This image was created using a technique I call time stacking. It is similar to taking a time lapse video over the course of a night, but instead of sequentially displaying each frame in a short animated video, I take the best parts from each exposure, and combine them in Photoshop using layers and masks to create the final image that is pleasing to my eye. It is a topic worthy of a separate post, which I shall write soon, but this post is about one small step in the process, in which I deliberately created the look of the sky you see in the image above during a new moon phase.
So here is the problem I was trying to solve (I have masked out the foreground for the purposes of this post, this is about the sky only). Â The star circle layers I wanted to use consisted of 5 consecutive exposures, each @4min/f4.0/ISO400, taken during astronomical darkness. When the Blending Mode of these 5 layers are set to Lighten, you end up with a very dark, almost black sky. I like the way my chosen exposure settings rendered the star circles – bright, colorful, and at the density and intensity I find appealing, but I do not care for a black sky. How to lighten the sky? That is the question.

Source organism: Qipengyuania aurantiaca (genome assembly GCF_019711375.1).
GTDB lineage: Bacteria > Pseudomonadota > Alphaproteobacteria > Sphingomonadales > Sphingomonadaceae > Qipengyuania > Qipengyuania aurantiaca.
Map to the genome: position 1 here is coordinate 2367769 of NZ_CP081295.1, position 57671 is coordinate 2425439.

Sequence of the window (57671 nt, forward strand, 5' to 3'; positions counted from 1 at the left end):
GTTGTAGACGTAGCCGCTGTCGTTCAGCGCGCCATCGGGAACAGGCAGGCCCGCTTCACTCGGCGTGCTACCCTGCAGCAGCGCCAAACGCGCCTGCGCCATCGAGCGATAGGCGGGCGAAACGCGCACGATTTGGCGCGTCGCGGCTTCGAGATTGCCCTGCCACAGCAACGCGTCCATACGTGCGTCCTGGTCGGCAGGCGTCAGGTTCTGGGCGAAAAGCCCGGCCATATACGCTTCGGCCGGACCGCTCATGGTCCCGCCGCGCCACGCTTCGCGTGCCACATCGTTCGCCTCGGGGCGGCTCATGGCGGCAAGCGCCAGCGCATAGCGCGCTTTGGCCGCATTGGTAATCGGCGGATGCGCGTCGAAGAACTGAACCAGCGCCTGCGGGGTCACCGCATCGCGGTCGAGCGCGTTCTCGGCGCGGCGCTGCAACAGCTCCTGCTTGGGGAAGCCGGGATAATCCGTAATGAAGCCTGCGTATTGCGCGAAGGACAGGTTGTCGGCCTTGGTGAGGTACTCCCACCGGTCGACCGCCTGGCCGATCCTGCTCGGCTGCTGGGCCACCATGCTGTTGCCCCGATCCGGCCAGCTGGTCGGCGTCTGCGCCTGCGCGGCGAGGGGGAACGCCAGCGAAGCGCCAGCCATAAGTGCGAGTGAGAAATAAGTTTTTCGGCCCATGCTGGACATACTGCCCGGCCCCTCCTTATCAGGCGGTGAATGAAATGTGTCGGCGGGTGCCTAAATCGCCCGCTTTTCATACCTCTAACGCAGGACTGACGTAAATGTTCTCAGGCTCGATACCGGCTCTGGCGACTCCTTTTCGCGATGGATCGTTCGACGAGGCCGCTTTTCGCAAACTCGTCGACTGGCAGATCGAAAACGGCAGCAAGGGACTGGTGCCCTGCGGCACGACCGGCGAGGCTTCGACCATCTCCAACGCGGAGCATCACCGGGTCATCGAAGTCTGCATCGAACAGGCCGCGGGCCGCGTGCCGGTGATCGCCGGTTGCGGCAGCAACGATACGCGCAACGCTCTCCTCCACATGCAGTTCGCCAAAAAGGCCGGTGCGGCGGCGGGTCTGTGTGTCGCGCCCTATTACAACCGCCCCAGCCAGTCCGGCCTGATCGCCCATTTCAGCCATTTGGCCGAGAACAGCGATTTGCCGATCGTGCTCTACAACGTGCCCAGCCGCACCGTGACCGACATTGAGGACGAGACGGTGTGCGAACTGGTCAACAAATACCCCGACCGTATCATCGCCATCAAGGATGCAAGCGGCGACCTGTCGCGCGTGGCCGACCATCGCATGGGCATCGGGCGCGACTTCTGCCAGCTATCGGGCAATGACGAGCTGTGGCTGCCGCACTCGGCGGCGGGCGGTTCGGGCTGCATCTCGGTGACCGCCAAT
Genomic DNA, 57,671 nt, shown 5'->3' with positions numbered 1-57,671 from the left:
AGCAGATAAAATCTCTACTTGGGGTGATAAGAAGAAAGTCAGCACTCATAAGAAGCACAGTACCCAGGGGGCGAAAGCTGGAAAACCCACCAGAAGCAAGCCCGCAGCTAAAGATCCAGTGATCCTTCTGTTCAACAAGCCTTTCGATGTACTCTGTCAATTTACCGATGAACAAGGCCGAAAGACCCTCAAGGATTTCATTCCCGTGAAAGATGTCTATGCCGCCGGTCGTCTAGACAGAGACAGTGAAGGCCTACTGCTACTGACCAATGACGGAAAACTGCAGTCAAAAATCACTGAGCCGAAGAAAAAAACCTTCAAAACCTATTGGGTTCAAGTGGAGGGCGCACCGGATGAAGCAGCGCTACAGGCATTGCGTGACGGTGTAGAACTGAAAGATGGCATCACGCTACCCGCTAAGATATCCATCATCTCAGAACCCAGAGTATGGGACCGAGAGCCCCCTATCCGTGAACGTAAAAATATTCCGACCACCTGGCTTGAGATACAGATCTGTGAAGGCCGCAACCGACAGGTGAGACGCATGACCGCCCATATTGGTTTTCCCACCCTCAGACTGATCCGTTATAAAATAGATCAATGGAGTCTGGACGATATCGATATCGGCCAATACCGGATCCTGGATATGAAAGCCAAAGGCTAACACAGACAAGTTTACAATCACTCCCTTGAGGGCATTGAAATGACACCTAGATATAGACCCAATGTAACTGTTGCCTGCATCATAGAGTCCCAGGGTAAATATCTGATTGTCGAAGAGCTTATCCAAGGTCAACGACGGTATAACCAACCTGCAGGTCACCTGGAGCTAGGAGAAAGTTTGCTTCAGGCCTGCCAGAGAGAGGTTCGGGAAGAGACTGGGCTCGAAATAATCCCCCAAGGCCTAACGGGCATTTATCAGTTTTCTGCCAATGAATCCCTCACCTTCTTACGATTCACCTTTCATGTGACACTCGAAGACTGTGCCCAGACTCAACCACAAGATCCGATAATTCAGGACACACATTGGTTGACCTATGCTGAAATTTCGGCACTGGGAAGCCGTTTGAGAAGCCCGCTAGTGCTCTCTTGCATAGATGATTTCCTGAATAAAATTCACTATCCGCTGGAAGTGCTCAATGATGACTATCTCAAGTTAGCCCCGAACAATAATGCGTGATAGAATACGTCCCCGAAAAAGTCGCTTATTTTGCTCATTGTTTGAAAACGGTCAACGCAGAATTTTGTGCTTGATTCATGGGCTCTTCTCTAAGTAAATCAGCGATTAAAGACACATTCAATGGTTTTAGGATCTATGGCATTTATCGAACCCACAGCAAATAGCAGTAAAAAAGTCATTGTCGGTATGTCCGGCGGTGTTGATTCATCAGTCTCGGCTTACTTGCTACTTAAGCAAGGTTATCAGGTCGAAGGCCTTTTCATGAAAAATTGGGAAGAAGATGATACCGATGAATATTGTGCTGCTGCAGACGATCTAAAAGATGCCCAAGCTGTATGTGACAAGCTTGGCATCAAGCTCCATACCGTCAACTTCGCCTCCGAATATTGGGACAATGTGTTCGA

Here is one technique that I turn to often to control the color of the sky when I set out to create star circle images. Remember, I am essentially recording data to be put together in a final image later on, so as part of the process, I make sure to capture a sequence of exposures during the entire blue hour, just up until the time when stars become visible. So the series of exposures I have to choose from range from very light blue, to very dark blue. I just pick the one exposure that I like best, and include it in my image as a separate layer. as you can see in the screen capture above.
Â Â Â Â Â Â Â Â Â Â Â Blue Hour Sky Blended With Dark Sky Star CirclesÂ
Now, if I set the Blending Mode of this new “blue hour” layer to Screen, you’ll see that the star circles remain nearly unchanged, but the color of the sky is now the “blue hour”color, as shown in the screen capture above.
I like to select a “blue hour” sky exposure that is a bit lighter than what I envision for the final image. By doing this, I can dynamically change the lightness of the sky simply by changing the Opacity amount for the “blue hour” layer. In this case, I thought 40% Opacity looked the best.
So there you have it. Another tool in the arsenal of techniques at your disposal for controlling the look of your star circle images. Give it a whirl